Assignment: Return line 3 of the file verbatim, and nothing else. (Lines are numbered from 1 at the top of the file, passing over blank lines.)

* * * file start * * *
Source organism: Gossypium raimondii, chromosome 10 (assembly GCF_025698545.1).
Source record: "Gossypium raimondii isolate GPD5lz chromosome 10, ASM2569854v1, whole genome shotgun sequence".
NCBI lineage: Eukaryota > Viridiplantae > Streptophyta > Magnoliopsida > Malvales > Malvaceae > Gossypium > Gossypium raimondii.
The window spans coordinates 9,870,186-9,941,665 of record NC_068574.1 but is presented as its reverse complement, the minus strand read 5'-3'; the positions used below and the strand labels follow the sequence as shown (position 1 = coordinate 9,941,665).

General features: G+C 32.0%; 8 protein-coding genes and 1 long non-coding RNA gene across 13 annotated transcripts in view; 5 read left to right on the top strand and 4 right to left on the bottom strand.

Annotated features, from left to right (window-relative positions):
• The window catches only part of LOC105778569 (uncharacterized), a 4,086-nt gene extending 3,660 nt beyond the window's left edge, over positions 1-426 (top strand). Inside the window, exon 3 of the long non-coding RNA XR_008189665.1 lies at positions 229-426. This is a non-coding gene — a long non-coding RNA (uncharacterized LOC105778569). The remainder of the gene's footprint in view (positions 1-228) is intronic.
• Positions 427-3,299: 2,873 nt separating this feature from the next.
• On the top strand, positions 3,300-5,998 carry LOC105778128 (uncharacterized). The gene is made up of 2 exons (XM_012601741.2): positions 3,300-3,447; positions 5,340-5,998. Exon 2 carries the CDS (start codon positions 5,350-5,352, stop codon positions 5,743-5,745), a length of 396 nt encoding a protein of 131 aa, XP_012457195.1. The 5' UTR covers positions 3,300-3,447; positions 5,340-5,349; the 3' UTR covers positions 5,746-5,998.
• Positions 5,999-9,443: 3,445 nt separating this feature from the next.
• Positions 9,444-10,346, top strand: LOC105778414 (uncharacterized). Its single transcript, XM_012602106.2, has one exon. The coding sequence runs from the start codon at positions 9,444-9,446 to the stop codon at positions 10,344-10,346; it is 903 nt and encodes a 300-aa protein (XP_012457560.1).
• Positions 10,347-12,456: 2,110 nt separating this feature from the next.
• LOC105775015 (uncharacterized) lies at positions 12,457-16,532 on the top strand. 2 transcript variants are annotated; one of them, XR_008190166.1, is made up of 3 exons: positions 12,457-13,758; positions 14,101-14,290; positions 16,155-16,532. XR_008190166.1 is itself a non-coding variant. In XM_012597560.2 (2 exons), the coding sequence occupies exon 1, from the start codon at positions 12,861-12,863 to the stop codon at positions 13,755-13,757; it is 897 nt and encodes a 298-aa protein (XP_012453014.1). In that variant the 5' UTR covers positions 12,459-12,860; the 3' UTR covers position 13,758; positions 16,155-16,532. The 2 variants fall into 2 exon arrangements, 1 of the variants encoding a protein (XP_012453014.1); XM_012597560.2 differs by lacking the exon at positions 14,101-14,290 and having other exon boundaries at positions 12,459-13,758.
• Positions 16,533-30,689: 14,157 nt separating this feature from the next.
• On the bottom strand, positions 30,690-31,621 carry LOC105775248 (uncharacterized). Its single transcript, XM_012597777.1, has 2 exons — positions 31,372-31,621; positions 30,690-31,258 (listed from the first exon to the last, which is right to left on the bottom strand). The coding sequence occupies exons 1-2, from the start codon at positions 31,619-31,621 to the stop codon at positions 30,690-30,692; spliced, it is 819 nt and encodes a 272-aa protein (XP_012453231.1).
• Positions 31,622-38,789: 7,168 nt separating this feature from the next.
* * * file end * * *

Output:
NCBI lineage: Eukaryota > Viridiplantae > Streptophyta > Magnoliopsida > Malvales > Malvaceae > Gossypium > Gossypium raimondii.